Skip to main content

Changes to the myIR login screen are coming You will not be able to use myIR between 1pm Saturday 8 October and 8am Monday 10 October. This is so we can update our external authentication system. From Monday 10 October the myIR login page will have a new look and feel, but the login process will not change.

Cost of Living Payment Eligible customers will have the payment automatically paid into their bank accounts by the end of the day 3 October 2022. The payments will be staggered and Credit Union customers may not receive their payment until 4 October 2022. Cost-of-Living-Payment

When you sell your shares in a look-through company (LTC) you're an “exiting owner”. You're treated as disposing of your share of the look-through company's property. You have to pay any tax associated with this sale.

When you have to pay tax

Exiting owners only need to declare and pay tax on the sale of look-through company shares if the income is over certain amounts - "thresholds". These thresholds do not apply when the look-through company status is revoked or if the company is liquidated.

$50,000 threshold

You must declare and pay tax on the sale of shares if you're paid more than $50,000, minus liabilities, above the total net book value of your share of the look-through company's property. If you've sold any look-through company shares in the past 12 months these amounts will also be counted.

If your income from these sales is higher than the $50,000 threshold, the entire amount is treated as your taxable income.

If your income from look-through company share sales is less than $50,000

The entering owner (whoever buys the shares from you) is treated as getting their interests in the look-through company's underlying property for the same cost as you originally got them.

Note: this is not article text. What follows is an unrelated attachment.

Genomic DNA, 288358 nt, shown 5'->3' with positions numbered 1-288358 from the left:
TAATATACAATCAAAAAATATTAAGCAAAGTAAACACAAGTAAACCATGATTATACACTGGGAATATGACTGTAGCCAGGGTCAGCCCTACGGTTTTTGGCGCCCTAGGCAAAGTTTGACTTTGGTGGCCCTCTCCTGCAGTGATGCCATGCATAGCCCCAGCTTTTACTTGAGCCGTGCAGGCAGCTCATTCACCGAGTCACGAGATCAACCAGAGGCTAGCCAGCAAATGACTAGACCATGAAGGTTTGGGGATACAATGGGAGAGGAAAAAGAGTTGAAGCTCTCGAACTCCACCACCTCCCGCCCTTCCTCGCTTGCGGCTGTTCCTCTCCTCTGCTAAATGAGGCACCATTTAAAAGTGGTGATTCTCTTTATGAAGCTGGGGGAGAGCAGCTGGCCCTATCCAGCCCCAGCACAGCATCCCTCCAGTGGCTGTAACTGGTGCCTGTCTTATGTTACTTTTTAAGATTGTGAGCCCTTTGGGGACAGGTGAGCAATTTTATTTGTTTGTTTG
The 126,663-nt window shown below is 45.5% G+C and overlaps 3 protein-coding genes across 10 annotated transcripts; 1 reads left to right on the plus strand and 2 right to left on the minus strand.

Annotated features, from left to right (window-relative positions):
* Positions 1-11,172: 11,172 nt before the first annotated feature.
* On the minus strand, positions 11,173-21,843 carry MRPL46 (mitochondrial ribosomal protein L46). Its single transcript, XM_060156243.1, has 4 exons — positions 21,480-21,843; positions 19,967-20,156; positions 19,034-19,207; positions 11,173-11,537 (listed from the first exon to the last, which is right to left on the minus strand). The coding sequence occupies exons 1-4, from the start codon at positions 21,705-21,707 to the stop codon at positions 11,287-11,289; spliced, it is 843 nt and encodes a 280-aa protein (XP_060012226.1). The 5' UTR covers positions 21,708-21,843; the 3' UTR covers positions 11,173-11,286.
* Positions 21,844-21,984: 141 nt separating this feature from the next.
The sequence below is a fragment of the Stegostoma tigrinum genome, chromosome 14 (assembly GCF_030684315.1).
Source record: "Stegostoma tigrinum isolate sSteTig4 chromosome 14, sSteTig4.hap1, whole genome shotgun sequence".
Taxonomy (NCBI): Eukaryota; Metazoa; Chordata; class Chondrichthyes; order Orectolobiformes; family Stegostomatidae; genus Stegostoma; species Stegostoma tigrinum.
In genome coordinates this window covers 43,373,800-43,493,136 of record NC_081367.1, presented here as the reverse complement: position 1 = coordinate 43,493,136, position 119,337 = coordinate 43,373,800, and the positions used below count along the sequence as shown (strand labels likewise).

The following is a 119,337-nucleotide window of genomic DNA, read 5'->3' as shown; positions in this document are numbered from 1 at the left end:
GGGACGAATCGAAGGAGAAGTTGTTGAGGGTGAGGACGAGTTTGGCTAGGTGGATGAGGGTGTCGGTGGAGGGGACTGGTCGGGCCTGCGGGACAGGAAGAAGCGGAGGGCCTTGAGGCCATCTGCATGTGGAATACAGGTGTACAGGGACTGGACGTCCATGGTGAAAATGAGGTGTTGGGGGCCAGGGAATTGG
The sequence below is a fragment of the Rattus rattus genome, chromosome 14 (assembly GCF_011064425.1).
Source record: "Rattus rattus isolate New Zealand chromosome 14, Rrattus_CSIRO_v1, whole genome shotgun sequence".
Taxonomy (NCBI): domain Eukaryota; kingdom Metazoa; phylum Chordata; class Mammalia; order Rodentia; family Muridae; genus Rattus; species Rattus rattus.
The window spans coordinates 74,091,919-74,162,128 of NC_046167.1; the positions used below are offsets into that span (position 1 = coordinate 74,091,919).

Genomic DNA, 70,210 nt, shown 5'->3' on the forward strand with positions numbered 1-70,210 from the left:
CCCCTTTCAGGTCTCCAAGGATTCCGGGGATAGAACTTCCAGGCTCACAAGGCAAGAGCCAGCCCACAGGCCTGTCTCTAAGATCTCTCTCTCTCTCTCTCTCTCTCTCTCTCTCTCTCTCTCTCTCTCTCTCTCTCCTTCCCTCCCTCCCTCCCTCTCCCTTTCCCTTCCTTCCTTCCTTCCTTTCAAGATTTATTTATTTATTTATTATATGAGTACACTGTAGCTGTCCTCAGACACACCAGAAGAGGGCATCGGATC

If your income from look-through company share sales is $50,000 or more

The entering owner is treated as getting their interests in the look-through company's underlying property for the amount they paid for the shares.

What to do in specific situations

Trading stock threshold

If the look-through company's total yearly turnover is $3 million or less in the year that shares are sold, exiting owners do not have to make a revenue accounting adjustment for trading stock.

Accounting for depreciation

Exiting owners do not have to account for depreciation recovery or loss on their share of any depreciable tangible asset if the asset's total cost was $200,000 or less when the look-through company first got it.

Financial arrangements

Exiting owners do not need to perform a base price adjustment for any interest the look-through company holds in a financial arrangement if:

  • the look-through company needed to enter the arrangement as part of its business, but the arrangement is not the main part of the look-through company's business
  • you are not in the business of holding financial arrangements.

Short term sale and purchase agreements

Exiting owners do not need to declare or pay tax on look-through interests that included a short term agreement for sale and purchase - this is excluded income.

If the look-through company property includes female breeding livestock

If the livestock is valued using the national standard cost scheme or cost price method, the entering owner may be treated as if they had originally purchased and held the livestock.

How to sort out income and losses after a change in shareholding

As a look-through company owner, you're treated as holding the company's property and assets directly in proportion to your effective look-through interest. If the look-through company's shareholding changes during the year, you must work out your share of income and losses.

There are 2 methods you can use:

You can only use the actual look-through interest method if all owners agree.

If the look-through company's assessable income is $3 million or more during a 12 month period

You may need to use the accounts method if we decide it will provide the most accurate allocation of income and losses. We’ll contact you if we decide the look-through company must use this method.

To find out more about taxing a look-through company's income, check out our guide.

Last updated: 07 Jan 2021
Jump back to the top of the page